What is speech therapy?
Speech and language therapy is a health profession that deals with the study, prevention, detection, evaluation, diagnosis, treatment, rehabilitation, and research of human communication disorders and associated functions, including disorders of voice, hearing, speech, oral and written language, non-verbal communication, and orofacial and swallowing functions.
The final objective of speech therapy treatments is to improve the functionality of communication, orofacial functions and the quality of life of the patient.
Why is a speech therapist in water essential? What do we do?
The presence of the figure of the speech therapist in the aquatic environment is fundamental to work on this aspect. The need for their presence is even more evident in the work with people with disability of whatever kind, since in these cases communication and language are usually altered.
When communication is diminished for some reason or is absent due to the presence of diverse pathologies, it is the function of the speech therapist to work to develop the communicative function and to guide the rest of the professionals and the subject’s environment to this end.
Communication can occur through oral language and non-verbal language (such as gestures, movements, facial expressions, etc.), but also through Augmentative and/or Alternative Communication Systems (AACS). The use of these resources is guided by speech therapy intervention. The speech therapist is in charge of implementing these tools of communication and needs, in turn, the collaboration and participation of the rest of the professionals and the subject’s environment to generalize their use and learning.
The speech therapist also works on other processes and functions related to communication, such as the different dimensions of language: form, use and content. He or she also deals with the difficulties and development of language in its comprehensive and expressive aspects. Thanks to the speech therapist, these alterations can be worked on and linguistic development can be promoted with the most suitable strategies in each case.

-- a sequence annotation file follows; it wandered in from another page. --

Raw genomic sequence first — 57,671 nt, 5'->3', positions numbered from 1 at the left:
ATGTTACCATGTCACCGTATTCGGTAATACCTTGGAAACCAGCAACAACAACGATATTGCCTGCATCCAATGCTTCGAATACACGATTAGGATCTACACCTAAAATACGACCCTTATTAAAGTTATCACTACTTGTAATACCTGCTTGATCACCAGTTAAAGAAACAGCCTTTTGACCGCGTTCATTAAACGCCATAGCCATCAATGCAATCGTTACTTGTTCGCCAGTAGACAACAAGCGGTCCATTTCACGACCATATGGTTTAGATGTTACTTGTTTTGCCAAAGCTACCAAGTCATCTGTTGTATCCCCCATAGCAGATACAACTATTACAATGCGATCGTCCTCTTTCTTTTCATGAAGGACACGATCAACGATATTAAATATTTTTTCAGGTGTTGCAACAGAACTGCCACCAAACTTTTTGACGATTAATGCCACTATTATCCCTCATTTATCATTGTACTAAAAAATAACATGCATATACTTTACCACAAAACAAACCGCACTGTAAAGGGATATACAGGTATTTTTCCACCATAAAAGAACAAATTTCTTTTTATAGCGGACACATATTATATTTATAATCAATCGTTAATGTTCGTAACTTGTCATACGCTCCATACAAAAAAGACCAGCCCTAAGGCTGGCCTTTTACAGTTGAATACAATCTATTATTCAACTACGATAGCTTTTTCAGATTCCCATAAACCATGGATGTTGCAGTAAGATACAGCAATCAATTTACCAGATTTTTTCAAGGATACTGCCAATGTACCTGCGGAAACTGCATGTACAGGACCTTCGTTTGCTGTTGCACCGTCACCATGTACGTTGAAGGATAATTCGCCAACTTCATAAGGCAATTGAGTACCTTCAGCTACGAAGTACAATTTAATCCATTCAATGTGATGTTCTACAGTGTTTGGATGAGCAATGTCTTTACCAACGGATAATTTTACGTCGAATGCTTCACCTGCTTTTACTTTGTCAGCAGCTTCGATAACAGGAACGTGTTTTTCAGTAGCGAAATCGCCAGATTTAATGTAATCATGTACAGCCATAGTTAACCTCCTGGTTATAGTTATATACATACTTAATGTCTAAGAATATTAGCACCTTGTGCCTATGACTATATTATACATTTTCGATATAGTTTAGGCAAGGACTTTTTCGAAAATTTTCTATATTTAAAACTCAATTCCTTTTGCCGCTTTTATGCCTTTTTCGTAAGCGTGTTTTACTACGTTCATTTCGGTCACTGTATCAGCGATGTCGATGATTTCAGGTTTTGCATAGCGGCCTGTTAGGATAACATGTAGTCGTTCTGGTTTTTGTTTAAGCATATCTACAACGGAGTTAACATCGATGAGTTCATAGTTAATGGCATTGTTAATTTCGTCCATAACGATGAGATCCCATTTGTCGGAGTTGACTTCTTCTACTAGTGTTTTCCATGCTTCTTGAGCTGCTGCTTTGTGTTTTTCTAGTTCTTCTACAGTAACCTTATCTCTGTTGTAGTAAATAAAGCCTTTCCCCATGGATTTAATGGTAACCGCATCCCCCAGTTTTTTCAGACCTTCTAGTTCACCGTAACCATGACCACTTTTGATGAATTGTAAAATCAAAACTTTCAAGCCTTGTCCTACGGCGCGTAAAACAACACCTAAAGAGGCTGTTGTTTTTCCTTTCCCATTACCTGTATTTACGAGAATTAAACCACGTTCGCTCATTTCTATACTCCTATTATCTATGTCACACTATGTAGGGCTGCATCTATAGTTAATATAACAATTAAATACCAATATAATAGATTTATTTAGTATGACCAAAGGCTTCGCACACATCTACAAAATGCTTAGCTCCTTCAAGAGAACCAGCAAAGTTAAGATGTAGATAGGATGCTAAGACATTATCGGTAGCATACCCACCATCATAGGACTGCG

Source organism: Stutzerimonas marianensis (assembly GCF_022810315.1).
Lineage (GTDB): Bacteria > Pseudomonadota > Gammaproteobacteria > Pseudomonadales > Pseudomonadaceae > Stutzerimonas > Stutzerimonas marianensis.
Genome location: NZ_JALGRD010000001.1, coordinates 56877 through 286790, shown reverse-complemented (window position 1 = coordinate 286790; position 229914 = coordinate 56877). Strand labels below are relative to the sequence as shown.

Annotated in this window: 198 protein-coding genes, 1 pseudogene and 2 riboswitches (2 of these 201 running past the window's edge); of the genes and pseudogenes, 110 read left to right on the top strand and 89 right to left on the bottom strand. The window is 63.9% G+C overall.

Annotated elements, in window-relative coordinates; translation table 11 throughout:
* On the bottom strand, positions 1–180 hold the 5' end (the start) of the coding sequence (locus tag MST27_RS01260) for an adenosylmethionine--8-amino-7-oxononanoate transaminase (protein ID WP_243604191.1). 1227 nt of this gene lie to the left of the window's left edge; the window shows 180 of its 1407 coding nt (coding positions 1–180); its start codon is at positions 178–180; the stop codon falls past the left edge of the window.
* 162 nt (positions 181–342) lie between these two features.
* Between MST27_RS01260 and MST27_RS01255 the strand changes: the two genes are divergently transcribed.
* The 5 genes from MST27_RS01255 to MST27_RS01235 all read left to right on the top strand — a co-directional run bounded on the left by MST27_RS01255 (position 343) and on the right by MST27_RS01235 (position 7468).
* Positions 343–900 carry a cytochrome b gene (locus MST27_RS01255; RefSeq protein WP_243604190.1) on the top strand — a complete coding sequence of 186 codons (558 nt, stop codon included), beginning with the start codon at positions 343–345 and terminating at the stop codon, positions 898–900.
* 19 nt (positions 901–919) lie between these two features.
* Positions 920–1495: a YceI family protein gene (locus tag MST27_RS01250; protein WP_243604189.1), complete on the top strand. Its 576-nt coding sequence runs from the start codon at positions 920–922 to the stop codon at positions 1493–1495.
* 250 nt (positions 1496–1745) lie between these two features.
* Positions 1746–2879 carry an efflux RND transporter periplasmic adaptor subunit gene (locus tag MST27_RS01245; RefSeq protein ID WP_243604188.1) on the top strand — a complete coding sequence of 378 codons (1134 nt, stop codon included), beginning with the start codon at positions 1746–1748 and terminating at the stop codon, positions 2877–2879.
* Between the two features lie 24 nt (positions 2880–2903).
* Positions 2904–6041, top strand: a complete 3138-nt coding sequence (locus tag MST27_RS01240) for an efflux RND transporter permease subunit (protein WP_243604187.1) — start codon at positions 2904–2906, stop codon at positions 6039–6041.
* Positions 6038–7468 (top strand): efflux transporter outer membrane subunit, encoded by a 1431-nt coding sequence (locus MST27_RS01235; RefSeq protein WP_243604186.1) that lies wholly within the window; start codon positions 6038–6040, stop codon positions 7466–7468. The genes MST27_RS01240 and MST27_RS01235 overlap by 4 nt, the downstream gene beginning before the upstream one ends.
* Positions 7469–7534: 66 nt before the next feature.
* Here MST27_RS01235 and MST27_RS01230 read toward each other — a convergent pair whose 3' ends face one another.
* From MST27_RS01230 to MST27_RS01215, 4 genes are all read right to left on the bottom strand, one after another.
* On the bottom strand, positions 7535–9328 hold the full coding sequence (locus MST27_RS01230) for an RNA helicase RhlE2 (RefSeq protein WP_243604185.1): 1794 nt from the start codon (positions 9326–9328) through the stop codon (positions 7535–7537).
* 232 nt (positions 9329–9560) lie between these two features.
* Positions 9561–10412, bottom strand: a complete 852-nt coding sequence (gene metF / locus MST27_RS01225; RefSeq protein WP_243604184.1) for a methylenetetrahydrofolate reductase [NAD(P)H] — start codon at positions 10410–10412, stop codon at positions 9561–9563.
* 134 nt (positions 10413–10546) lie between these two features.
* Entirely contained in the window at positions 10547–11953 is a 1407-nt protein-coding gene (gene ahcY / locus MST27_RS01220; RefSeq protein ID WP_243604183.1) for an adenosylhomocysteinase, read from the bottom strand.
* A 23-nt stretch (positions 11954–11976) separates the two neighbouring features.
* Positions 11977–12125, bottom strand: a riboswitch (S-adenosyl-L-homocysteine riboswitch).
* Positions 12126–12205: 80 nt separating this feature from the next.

On the other hand, the speech therapist also treats speech and voice disorders.
What if we don’t have a speech therapist?
What the rest of the professionals can do.
If our team does not have a speech therapist to guide us, we can follow a series of tips in order to develop language and communication.
- To create a range of conversational situations.
- To give participants time and space to communicate.
- To offer them a good communicative model.
- To use their AAC system.
- To adapt to their language skills.
- To encourage communicative intention.
The main objective from a speech therapy perspective is to improve the student’s communicative capacity and language development, also taking into account the relationship with other functions associated with the orofacial structures.
The objectives to work on will be different in each case, always adapting to the needs of the child and his or her family. The objectives have to be realistic, adjusted to the student’s abilities and have to be revised periodically.
The aquatic environment gives the speech therapy a more ludic and dynamic character than what we can obtain by doing the dry therapy, which allows us to obtain an added motivation from the student. From this ludic nature, we try to create conversational dynamics that favour the development of language, always encouraging the participation of the students in a different environment, the aquatic environment. Therefore, we will use water as a facilitator to carry out activities that favour the development of language and communication. Likewise, we will take advantage of the benefits of water to work on the orofacial functions.
(Común para todos)
If you have any doubts or queries, please contact the professionals working in this unit. Their details are given below.
- Estefanía Berzal Grande: email@example.com
- Ana Navarro Meléndez: firstname.lastname@example.org